The Future As Seen By Me In 2010

Well looky here, things one has scanned in eh. (ignore the photo, that's some guy that made some accounting software, not sure what became of him ;) MIKE RIVERSDALE is fuming. The expensive headphones he bought in Sydney three weeks ago have just died. His first reaction is not to randomly spill expletives into his coffee, but to use his iPhone to vent his frustration to his Twitter con- tacts, under the moniker Miramar Mike. "I will also put, 'What should I do?' It's a conversation. I'm reaching out to the people following me." The council predicts hand-held digital devices such as smartphones will rule the world in 2040. They already rule the life of Mr Riversdale, whose company WaveAdept helps businesses adapt - their computing sys- tems to allow staff to work from anywhere - and with anyone. In order of fre- equency, he uses his iPhone to tweet (1136 followers; 8363 tweets since joining), e-mail, make phone calls and use online services, such as checki

Nothing Changes Without An "Oh Fuck!" Moment

I would never have sold so many Google Apps GSuite Google Workplace** Google WorkSPACE licences without a massive, "Oh Fuck!" moment in 2007-2008.

Having struck out on my own with this new "cloud"* approach to providing 'enterprise quality' office basic services to everyone at the same price via a web browser I met a wall of CIOs telling me I was dreaming. It's well known there are many many ways to say No, I heard them all.

When these CIOs tasked their teams to create the budget for the upcoming years it was full of the same old stuff, $ for upgrades of the servers, $ demanded for licences, $ for the people looking after the tin ... standard budgetary process.

This was 2007-2008, the global financial crisis was in full swing.

"You want how much Mr CIO? Hah, have you eve read the newspapers?! No! Go away and do it with LESS money"

Oh Fuck!

The meetings started appearing in my calendar, "You know I told you you were mad with all that Google stuff, um, could you just pop in and take me through it one more time, things have changed ..."

Back in the mid 1990s I was working for the Department of Corrections helping them shift from Ingress database to ... another type, it evades me. This was all running on Sun Solarix, an environment I was comfortable within. One day, it'll have been a Tuesday mark my words, I logged on to the test environment with my ID and decided I needed to blow everything I had been working on away and start again.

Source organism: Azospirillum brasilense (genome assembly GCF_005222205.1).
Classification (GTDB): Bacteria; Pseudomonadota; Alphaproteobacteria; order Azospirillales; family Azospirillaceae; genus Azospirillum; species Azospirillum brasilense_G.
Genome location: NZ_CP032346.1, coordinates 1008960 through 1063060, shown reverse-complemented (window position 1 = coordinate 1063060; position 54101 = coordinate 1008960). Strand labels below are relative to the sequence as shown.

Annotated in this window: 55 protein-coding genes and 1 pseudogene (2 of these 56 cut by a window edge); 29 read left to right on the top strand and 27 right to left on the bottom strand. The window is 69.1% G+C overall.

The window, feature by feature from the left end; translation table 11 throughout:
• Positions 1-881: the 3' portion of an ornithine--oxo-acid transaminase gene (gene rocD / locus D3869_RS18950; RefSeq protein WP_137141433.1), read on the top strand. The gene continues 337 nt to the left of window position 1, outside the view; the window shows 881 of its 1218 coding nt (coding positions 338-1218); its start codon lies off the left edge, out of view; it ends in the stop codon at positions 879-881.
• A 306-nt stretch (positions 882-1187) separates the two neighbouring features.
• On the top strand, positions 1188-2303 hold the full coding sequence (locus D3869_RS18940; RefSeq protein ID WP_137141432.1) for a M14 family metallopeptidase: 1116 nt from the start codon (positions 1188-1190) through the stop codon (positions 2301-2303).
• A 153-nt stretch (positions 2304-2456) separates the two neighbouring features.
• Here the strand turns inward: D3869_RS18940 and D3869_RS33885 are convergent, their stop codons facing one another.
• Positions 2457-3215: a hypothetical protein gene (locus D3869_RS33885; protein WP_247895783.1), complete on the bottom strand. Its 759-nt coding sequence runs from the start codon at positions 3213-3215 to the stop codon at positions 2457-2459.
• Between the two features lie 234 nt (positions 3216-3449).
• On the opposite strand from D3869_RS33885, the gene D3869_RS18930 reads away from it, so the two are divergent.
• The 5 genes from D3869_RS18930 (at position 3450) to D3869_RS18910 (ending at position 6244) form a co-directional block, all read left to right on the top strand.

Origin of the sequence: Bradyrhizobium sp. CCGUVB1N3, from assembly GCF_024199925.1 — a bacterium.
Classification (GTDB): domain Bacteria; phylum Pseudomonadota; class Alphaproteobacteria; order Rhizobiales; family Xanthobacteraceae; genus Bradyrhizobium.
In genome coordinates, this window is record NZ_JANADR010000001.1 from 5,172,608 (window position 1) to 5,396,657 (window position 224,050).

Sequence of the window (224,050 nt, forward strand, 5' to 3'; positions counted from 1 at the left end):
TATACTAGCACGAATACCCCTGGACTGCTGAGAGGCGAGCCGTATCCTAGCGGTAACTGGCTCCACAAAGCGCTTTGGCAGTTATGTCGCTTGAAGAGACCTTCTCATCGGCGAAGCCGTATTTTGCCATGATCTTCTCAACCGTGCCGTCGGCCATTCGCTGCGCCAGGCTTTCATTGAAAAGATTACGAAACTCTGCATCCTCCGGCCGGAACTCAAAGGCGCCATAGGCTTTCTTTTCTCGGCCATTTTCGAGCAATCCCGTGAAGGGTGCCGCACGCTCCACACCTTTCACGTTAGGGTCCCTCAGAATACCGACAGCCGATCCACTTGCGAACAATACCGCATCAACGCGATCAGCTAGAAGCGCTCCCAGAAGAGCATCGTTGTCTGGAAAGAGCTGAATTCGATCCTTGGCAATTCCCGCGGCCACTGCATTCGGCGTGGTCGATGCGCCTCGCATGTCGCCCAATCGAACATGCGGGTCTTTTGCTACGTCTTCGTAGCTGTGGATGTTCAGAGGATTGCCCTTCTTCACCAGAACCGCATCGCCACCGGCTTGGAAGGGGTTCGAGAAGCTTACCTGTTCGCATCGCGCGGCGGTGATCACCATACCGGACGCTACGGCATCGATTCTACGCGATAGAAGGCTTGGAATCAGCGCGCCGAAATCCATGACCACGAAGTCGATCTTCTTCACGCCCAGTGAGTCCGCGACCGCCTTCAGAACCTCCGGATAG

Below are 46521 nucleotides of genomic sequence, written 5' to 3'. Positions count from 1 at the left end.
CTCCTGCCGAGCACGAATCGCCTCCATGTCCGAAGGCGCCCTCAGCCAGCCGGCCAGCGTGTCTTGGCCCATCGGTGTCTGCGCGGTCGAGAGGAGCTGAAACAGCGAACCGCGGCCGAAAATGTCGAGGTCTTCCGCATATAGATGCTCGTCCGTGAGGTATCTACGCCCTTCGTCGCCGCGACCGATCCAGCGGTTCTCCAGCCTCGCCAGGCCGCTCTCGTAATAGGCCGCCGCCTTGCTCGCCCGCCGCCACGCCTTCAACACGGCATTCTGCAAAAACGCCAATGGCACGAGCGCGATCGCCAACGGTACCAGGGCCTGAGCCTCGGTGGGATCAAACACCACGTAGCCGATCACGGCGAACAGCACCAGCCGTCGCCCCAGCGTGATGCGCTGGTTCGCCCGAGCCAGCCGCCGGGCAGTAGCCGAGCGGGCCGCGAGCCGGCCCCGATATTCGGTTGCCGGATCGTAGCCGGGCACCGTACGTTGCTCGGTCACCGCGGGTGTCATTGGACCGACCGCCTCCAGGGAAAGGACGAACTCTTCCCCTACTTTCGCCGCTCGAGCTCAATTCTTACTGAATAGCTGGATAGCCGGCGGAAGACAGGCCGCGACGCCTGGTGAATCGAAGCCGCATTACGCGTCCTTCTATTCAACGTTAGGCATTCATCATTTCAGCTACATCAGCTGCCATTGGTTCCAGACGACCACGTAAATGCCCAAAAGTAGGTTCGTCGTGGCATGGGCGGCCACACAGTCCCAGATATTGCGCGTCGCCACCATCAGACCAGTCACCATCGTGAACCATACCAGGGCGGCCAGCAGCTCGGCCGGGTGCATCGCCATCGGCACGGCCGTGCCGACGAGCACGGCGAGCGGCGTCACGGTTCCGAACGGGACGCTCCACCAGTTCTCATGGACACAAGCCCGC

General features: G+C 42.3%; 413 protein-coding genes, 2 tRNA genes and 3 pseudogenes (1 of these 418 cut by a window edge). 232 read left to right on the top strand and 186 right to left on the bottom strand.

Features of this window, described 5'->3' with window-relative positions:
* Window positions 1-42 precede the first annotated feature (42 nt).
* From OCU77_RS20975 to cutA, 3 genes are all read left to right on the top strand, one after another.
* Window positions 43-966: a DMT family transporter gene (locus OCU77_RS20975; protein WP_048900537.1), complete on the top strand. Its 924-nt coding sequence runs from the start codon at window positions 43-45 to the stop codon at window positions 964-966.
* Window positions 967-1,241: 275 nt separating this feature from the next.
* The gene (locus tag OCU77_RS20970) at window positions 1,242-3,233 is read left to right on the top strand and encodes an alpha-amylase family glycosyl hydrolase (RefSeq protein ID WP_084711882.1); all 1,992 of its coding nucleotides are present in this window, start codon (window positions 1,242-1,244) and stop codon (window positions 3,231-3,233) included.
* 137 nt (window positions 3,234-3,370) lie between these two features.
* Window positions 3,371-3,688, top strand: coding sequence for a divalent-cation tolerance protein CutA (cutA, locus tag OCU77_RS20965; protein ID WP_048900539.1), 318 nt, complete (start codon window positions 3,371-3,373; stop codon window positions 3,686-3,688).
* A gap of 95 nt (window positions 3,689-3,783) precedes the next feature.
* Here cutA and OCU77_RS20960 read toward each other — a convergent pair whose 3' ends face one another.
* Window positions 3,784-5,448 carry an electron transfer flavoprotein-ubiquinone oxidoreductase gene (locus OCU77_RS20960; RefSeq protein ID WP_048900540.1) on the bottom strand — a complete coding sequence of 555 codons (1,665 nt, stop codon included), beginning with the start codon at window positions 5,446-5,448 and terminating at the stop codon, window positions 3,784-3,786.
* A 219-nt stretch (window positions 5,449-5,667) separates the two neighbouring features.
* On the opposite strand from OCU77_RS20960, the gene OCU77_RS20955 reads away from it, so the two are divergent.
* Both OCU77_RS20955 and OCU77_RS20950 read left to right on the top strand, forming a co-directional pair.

rm *.* -rf

Within seconds up shot the error messages! Oh fuck!
Yip, logged into production ... as root. I don't know why, I can't remember what was going on, and let's not go there, I had my moment.

It got sorted and within an hour no-one outside of the team was the wiser. But I changed how the environment made sure you knew WHO you were logged in as and WHERE you were.

Most change management practice assumes the Oh Fuck moment has happened. It works on the premise that change is in action, even if it's right at the beginning. This is a mistake to be made.

A common change management model is the Prosci ADKAR

  • Awareness
  • Desire
  • Knowledge
  • Ability
  • Reinforcement

Lack of awareness of the reason for change was cited as the primary source of employee resistance [..] if an employee cannot answer "what's in it for me?" resistance is likely to occur. And when resistance is overlooked or ignored, projects face increased resistance, slowed progress and reduced return on investment.
source: Prosci: Awareness ebook

See what I mean, the spark of change has happened somewhere and we're into raising awareness of it. Without that spark then change won't even kick off. 

These moments of Oh fuck happen at differing times, and for different reasons, but without it there is no change.

When it happens be open, honest, and very communicative about it - this is the seed, the reason, the point of disrupting the comfortable status quo. 

I'll leave you with two additional thoughts.
Are you changing without an Oh Fuck moment, if so, why bother - just get really really good at what you're currently doing.

HOWEVER, if the moment arrives and you don't see it but others do (or think they do), then spend time really questioning your assumptions about the environment you're working within as you may have a blind spot. No-one wants to be Kodak. [more on this in the next article]

The world is going through tumultuous times which may or may not be an Oh Fuck moment for you and your people. If it is, don't hide away from it, be glad that it has hit you in the face and now, start changing in response.


* I don't recall if it was even called "cloud" back then, maybe.
** WorkPLACE is a system from Facebook. WHY have Google & Facebook got a name so so close to each other, grrr

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